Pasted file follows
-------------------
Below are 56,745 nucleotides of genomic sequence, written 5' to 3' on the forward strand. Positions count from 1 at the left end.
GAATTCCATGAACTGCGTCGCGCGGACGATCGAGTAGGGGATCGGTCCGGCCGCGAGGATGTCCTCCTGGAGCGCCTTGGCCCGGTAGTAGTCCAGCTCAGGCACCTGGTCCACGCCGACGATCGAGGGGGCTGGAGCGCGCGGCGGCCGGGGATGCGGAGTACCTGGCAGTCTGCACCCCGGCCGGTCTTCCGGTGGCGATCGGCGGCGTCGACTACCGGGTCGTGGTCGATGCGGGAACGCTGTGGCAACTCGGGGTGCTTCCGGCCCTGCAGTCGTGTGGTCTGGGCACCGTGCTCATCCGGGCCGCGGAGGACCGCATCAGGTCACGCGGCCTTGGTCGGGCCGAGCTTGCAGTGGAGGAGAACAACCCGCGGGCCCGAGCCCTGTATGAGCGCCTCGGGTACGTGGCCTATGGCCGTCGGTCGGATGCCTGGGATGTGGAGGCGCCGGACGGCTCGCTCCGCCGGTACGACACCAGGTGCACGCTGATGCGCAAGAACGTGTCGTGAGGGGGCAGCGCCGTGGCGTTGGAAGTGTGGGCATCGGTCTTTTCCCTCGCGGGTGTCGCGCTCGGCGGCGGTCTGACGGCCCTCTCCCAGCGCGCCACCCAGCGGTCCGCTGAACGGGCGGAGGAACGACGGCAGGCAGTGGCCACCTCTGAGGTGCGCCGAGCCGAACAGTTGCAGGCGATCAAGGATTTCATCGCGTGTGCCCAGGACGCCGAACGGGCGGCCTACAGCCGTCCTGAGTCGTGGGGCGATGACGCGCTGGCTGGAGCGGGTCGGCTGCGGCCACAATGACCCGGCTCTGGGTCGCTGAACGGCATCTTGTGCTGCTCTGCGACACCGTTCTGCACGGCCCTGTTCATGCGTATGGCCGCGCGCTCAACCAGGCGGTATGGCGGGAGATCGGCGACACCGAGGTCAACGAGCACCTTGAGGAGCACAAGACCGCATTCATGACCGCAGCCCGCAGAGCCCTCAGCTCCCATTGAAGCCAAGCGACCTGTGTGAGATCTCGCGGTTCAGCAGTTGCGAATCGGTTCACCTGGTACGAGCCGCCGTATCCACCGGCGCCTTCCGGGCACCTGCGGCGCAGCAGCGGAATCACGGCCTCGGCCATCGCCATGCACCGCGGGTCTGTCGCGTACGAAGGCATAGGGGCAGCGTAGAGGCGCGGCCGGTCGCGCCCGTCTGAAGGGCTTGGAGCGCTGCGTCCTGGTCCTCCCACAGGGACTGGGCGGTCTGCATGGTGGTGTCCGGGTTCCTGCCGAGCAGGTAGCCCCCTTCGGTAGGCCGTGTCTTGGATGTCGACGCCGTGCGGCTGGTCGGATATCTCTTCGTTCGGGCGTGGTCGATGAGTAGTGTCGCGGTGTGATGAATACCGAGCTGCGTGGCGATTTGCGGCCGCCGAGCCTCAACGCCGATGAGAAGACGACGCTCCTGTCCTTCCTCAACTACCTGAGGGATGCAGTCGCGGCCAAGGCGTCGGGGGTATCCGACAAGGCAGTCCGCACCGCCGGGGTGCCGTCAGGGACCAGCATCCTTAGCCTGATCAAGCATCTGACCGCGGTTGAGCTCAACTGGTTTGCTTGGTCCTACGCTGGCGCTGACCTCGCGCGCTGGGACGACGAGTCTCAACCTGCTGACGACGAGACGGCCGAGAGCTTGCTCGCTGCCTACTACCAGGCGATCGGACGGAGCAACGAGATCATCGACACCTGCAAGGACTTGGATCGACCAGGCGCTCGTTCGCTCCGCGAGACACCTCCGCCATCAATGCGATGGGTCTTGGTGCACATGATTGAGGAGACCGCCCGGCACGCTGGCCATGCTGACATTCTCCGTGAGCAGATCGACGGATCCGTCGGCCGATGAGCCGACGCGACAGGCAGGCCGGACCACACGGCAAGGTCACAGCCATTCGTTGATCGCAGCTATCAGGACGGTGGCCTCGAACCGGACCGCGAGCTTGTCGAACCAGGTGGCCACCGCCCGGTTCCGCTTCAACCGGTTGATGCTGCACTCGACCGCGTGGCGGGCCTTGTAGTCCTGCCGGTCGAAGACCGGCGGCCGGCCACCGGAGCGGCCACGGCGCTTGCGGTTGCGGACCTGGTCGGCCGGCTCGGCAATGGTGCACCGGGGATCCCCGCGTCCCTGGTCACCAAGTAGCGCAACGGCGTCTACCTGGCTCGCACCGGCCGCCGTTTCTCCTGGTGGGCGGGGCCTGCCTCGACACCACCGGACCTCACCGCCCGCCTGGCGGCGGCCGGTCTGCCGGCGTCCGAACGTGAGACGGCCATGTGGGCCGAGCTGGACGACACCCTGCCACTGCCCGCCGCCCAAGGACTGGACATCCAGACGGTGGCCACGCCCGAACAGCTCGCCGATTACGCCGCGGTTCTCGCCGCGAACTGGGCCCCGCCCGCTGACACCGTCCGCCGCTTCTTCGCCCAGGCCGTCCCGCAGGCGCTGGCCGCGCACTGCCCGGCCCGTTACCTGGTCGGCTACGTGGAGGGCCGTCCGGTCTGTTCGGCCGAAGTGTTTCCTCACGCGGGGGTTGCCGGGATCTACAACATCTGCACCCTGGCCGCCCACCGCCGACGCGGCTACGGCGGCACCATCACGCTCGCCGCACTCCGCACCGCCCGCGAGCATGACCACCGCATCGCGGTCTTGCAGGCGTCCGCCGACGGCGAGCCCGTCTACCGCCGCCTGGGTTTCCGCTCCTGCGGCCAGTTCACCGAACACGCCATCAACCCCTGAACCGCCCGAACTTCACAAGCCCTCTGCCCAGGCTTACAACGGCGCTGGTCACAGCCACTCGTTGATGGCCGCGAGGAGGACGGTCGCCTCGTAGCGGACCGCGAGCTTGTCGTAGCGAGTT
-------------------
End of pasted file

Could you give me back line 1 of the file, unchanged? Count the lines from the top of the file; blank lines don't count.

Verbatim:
Below are 56,745 nucleotides of genomic sequence, written 5' to 3' on the forward strand. Positions count from 1 at the left end.